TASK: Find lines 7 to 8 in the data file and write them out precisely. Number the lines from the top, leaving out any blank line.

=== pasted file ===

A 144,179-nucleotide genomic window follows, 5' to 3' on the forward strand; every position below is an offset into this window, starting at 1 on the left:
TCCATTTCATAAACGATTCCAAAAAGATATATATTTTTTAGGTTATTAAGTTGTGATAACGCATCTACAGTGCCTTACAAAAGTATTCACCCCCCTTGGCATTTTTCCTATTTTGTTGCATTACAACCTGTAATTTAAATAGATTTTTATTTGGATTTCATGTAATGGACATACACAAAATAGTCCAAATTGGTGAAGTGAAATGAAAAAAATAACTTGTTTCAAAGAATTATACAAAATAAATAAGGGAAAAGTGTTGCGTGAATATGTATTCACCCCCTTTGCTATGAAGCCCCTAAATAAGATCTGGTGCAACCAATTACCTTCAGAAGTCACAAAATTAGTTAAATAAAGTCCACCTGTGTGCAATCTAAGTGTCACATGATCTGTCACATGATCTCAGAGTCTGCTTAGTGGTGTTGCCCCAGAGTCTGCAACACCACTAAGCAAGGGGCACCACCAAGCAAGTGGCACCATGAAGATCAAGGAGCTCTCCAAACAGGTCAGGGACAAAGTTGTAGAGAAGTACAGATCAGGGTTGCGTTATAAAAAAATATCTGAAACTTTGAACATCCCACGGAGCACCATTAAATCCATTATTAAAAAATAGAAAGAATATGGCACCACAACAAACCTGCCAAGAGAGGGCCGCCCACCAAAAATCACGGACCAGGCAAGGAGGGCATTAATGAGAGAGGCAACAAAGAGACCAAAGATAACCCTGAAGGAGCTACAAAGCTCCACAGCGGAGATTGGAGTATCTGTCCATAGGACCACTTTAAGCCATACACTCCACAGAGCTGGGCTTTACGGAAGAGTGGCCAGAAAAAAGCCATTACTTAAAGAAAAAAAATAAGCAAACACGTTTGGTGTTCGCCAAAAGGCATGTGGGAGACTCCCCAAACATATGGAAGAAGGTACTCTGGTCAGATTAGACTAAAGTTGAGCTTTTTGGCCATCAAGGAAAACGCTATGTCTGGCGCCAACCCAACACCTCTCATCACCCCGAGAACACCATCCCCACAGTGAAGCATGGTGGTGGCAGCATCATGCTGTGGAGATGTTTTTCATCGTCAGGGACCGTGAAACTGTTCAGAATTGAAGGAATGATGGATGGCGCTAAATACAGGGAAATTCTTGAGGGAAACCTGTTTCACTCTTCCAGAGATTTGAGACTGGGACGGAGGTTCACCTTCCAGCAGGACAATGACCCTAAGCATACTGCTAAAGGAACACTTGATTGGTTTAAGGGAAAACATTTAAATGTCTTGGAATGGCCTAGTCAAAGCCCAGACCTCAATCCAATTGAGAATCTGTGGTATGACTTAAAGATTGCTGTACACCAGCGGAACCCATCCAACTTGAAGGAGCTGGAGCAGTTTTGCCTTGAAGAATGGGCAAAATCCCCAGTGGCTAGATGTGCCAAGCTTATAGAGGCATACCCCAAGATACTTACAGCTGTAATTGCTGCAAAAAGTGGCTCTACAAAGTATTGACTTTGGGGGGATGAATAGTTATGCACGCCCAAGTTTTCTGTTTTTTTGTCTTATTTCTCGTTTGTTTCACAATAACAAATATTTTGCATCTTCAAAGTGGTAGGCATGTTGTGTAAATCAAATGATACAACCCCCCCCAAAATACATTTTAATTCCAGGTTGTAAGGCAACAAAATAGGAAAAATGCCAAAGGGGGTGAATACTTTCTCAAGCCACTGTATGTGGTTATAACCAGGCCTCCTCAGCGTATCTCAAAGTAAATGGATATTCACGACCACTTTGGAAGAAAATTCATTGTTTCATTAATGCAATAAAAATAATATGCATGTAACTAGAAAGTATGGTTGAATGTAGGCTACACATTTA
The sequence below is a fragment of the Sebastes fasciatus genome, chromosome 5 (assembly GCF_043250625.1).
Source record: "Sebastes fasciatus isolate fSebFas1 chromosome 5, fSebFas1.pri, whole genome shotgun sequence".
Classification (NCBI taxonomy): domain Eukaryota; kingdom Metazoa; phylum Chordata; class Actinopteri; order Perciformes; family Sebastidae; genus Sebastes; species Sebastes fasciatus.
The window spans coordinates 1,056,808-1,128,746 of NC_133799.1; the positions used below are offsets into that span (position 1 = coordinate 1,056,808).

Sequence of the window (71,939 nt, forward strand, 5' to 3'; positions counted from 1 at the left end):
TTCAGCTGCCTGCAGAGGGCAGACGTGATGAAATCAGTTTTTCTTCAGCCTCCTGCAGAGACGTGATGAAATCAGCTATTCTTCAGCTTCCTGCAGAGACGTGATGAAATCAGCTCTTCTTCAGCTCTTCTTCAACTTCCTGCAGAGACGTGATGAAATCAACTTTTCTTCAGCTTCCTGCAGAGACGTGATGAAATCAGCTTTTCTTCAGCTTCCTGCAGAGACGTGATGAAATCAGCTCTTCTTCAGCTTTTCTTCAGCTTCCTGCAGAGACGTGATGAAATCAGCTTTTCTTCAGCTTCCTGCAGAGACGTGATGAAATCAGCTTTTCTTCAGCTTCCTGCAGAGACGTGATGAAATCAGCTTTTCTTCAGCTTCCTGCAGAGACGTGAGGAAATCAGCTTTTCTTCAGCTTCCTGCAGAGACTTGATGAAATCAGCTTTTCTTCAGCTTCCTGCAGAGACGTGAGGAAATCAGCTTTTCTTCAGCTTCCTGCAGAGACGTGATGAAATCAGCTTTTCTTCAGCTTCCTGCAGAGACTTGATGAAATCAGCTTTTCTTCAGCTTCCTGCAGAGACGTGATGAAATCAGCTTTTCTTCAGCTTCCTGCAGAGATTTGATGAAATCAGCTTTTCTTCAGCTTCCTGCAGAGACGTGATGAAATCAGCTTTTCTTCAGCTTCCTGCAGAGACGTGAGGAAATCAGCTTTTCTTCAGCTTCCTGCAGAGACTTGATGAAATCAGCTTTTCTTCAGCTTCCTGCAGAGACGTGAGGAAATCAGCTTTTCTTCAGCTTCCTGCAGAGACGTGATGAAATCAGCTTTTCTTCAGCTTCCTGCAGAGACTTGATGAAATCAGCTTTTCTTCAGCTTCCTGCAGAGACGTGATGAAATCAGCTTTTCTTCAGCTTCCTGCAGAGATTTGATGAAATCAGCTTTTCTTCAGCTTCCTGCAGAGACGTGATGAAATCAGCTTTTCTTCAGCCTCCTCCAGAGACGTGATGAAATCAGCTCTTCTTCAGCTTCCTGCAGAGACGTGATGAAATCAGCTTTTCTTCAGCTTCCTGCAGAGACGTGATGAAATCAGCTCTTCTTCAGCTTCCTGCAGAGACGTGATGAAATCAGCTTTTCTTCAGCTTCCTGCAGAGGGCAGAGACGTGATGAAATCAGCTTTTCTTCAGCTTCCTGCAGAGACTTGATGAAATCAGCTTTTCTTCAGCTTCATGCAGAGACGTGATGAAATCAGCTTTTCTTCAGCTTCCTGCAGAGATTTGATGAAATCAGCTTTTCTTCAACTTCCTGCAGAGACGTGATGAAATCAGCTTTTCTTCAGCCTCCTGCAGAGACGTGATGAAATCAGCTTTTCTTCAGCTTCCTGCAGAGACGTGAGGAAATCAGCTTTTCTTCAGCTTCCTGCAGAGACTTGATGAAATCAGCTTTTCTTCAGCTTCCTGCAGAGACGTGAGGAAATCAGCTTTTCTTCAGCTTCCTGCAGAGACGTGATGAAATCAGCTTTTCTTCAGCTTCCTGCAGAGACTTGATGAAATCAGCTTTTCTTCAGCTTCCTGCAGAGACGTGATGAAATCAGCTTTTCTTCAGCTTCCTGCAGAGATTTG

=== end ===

Sequence of the window (71,939 nt, forward strand, 5' to 3'; positions counted from 1 at the left end):
TTCAGCTGCCTGCAGAGGGCAGACGTGATGAAATCAGTTTTTCTTCAGCCTCCTGCAGAGACGTGATGAAATCAGCTATTCTTCAGCTTCCTGCAGAGACGTGATGAAATCAGCTCTTCTTCAGCTCTTCTTCAACTTCCTGCAGAGACGTGATGAAATCAACTTTTCTTCAGCTTCCTGCAGAGACGTGATGAAATCAGCTTTTCTTCAGCTTCCTGCAGAGACGTGATGAAATCAGCTCTTCTTCAGCTTTTCTTCAGCTTCCTGCAGAGACGTGATGAAATCAGCTTTTCTTCAGCTTCCTGCAGAGACGTGATGAAATCAGCTTTTCTTCAGCTTCCTGCAGAGACGTGATGAAATCAGCTTTTCTTCAGCTTCCTGCAGAGACGTGAGGAAATCAGCTTTTCTTCAGCTTCCTGCAGAGACTTGATGAAATCAGCTTTTCTTCAGCTTCCTGCAGAGACGTGAGGAAATCAGCTTTTCTTCAGCTTCCTGCAGAGACGTGATGAAATCAGCTTTTCTTCAGCTTCCTGCAGAGACTTGATGAAATCAGCTTTTCTTCAGCTTCCTGCAGAGACGTGATGAAATCAGCTTTTCTTCAGCTTCCTGCAGAGATTTGATGAAATCAGCTTTTCTTCAGCTTCCTGCAGAGACGTGATGAAATCAGCTTTTCTTCAGCTTCCTGCAGAGACGTGAGGAAATCAGCTTTTCTTCAGCTTCCTGCAGAGACTTGATGAAATCAGCTTTTCTTCAGCTTCCTGCAGAGACGTGAGGAAATCAGCTTTTCTTCAGCTTCCTGCAGAGACGTGATGAAATCAGCTTTTCTTCAGCTTCCTGCAGAGACTTGATGAAATCAGCTTTTCTTCAGCTTCCTGCAGAGACGTGATGAAATCAGCTTTTCTTCAGCTTCCTGCAGAGATTTGATGAAATCAGCTTTTCTTCAGCTTCCTGCAGAGACGTGATGAAATCAGCTTTTCTTCAGCCTCCTCCAGAGACGTGATGAAATCAGCTCTTCTTCAGCTTCCTGCAGAGACGTGATGAAATCAGCTTTTCTTCAGCTTCCTGCAGAGACGTGATGAAATCAGCTCTTCTTCAGCTTCCTGCAGAGACGTGATGAAATCAGCTTTTCTTCAGCTTCCTGCAGAGGGCAGAGACGTGATGAAATCAGCTTTTCTTCAGCTTCCTGCAGAGACTTGATGAAATCAGCTTTTCTTCAGCTTCATGCAGAGACGTGATGAAATCAGCTTTTCTTCAGCTTCCTGCAGAGATTTGATGAAATCAGCTTTTCTTCAACTTCCTGCAGAGACGTGATGAAATCAGCTTTTCTTCAGCCTCCTGCAGAGACGTGATGAAATCAGCTTTTCTTCAGCTTCCTGCAGAGACGTGAGGAAATCAGCTTTTCTTCAGCTTCCTGCAGAGACTTGATGAAATCAGCTTTTCTTCAGCTTCCTGCAGAGACGTGAGGAAATCAGCTTTTCTTCAGCTTCCTGCAGAGACGTGATGAAATCAGCTTTTCTTCAGCTTCCTGCAGAGACTTGATGAAATCAGCTTTTCTTCAGCTTCCTGCAGAGACGTGATGAAATCAGCTTTTCTTCAGCTTCCTGCAGAGATTTG